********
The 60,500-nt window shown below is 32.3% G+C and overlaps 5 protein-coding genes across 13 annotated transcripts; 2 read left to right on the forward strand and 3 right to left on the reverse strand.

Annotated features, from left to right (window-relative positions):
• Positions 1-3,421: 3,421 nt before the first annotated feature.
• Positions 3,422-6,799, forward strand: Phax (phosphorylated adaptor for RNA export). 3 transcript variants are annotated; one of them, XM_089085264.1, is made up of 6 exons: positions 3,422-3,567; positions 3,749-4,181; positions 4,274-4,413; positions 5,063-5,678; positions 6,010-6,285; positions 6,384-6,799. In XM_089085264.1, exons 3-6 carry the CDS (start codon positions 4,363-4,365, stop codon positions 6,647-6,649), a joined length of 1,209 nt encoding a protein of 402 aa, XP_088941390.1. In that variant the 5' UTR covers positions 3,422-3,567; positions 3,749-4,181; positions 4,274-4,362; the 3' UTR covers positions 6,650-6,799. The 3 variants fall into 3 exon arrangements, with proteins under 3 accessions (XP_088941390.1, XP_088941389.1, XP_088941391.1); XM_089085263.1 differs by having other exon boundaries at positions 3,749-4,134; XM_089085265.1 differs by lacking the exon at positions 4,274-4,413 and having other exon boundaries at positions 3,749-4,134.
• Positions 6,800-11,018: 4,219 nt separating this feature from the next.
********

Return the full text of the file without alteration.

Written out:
The 60,500-nt window shown below is 32.3% G+C and overlaps 5 protein-coding genes across 13 annotated transcripts; 2 read left to right on the forward strand and 3 right to left on the reverse strand.

Annotated features, from left to right (window-relative positions):
• Positions 1-3,421: 3,421 nt before the first annotated feature.
• Positions 3,422-6,799, forward strand: Phax (phosphorylated adaptor for RNA export). 3 transcript variants are annotated; one of them, XM_089085264.1, is made up of 6 exons: positions 3,422-3,567; positions 3,749-4,181; positions 4,274-4,413; positions 5,063-5,678; positions 6,010-6,285; positions 6,384-6,799. In XM_089085264.1, exons 3-6 carry the CDS (start codon positions 4,363-4,365, stop codon positions 6,647-6,649), a joined length of 1,209 nt encoding a protein of 402 aa, XP_088941390.1. In that variant the 5' UTR covers positions 3,422-3,567; positions 3,749-4,181; positions 4,274-4,362; the 3' UTR covers positions 6,650-6,799. The 3 variants fall into 3 exon arrangements, with proteins under 3 accessions (XP_088941390.1, XP_088941389.1, XP_088941391.1); XM_089085263.1 differs by having other exon boundaries at positions 3,749-4,134; XM_089085265.1 differs by lacking the exon at positions 4,274-4,413 and having other exon boundaries at positions 3,749-4,134.
• Positions 6,800-11,018: 4,219 nt separating this feature from the next.